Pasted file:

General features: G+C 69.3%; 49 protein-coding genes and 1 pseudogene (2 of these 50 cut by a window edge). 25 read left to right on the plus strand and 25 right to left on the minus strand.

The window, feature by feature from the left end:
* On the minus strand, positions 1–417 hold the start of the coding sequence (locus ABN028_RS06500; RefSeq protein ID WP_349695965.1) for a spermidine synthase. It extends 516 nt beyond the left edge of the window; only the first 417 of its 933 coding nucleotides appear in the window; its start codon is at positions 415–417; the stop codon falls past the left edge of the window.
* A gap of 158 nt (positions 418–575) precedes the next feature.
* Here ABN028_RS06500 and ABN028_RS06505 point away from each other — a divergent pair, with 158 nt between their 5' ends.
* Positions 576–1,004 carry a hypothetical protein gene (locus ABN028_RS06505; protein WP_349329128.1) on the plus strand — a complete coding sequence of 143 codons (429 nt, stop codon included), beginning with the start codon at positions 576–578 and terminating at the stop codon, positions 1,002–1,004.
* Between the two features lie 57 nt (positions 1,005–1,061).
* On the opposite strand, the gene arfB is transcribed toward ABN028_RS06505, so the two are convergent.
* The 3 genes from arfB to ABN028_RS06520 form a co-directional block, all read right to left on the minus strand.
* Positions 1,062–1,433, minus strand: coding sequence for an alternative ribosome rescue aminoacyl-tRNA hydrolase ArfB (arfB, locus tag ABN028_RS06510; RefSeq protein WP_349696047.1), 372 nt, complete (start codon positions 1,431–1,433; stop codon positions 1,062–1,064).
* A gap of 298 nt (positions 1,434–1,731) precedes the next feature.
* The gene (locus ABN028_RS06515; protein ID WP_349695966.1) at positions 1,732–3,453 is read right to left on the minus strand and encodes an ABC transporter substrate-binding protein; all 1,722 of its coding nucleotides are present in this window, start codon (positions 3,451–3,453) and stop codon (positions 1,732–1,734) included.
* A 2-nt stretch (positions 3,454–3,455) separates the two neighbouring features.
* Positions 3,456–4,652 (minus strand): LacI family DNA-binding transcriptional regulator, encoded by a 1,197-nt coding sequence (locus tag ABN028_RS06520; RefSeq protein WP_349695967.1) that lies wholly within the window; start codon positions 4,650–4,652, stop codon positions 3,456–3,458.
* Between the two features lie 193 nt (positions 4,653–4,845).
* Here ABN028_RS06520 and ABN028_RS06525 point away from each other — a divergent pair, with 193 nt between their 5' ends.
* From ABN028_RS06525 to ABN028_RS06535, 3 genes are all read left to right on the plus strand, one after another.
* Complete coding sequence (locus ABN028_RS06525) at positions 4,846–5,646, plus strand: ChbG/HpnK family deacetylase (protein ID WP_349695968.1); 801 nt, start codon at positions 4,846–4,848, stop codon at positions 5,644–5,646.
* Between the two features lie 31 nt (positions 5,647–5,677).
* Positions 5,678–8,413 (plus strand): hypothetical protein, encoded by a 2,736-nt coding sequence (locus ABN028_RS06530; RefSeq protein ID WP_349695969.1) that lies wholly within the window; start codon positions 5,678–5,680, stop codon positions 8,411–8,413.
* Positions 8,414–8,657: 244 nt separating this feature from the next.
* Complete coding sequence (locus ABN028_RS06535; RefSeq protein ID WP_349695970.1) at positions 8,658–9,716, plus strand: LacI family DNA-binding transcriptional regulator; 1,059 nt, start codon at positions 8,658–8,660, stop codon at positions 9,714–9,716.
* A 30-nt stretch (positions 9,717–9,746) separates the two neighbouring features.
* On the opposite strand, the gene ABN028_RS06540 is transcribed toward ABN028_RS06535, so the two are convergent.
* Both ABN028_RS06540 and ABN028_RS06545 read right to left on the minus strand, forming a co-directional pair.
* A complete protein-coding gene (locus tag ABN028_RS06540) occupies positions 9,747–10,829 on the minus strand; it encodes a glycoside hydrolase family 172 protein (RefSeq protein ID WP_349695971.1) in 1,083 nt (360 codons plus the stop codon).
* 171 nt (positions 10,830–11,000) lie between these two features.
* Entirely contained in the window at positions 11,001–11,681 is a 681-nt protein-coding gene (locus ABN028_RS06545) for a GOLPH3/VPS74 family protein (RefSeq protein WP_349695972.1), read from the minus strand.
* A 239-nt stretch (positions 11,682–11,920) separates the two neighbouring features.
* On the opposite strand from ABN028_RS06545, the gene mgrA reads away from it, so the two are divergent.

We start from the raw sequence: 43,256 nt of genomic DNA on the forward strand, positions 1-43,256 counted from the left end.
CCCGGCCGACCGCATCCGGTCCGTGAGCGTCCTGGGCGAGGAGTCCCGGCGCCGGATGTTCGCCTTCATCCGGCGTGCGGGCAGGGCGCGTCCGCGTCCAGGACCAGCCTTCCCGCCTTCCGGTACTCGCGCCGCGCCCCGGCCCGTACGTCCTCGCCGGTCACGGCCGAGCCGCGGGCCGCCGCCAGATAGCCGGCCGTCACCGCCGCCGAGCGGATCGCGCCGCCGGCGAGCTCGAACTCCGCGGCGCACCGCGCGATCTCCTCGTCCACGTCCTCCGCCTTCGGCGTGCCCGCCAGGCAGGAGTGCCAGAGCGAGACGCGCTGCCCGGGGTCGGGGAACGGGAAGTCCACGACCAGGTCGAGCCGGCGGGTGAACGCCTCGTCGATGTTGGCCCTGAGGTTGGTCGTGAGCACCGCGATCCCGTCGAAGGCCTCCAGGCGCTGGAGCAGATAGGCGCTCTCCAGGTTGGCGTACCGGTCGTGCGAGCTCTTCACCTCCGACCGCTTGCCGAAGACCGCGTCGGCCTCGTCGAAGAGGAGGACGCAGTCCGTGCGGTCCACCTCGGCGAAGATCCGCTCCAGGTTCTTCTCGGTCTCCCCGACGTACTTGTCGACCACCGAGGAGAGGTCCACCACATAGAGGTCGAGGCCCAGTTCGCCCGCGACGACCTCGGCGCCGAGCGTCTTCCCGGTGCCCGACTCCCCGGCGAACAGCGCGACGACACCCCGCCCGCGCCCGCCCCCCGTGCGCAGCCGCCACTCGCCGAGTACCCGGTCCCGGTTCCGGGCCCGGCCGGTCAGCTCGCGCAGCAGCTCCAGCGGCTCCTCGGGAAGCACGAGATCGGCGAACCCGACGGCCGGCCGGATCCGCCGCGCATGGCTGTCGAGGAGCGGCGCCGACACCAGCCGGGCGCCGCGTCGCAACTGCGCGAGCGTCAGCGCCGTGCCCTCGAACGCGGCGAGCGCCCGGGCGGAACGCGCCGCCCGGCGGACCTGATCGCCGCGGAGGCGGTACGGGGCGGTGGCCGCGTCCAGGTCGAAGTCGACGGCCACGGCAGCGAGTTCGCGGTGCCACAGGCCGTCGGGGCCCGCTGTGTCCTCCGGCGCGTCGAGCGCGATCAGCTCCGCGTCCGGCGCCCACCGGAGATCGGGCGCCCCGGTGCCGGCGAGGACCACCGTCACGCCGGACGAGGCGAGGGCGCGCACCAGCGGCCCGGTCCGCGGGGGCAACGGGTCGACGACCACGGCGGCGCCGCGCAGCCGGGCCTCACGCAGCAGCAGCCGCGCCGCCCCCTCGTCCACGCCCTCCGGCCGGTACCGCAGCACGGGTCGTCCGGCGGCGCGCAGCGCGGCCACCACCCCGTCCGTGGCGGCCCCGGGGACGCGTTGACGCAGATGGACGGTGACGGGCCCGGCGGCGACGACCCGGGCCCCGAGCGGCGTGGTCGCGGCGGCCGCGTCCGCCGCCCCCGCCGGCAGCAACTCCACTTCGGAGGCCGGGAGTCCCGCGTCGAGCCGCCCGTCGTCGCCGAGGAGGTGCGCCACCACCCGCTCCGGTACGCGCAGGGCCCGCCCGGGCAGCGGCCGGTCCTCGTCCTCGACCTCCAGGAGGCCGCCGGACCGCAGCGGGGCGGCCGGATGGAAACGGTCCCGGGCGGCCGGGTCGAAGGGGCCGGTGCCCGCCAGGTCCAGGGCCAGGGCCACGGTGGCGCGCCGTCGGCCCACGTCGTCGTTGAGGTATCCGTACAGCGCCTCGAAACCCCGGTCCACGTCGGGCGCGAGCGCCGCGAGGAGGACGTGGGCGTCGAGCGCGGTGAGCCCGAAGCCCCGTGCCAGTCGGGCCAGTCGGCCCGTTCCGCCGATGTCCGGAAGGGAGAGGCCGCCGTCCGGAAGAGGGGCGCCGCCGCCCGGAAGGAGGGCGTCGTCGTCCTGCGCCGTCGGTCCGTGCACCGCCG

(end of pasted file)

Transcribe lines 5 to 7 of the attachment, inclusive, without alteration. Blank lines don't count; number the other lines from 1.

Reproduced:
* Here ABN028_RS06500 and ABN028_RS06505 point away from each other — a divergent pair, with 158 nt between their 5' ends.
* Positions 576–1,004 carry a hypothetical protein gene (locus ABN028_RS06505; protein WP_349329128.1) on the plus strand — a complete coding sequence of 143 codons (429 nt, stop codon included), beginning with the start codon at positions 576–578 and terminating at the stop codon, positions 1,002–1,004.
* Between the two features lie 57 nt (positions 1,005–1,061).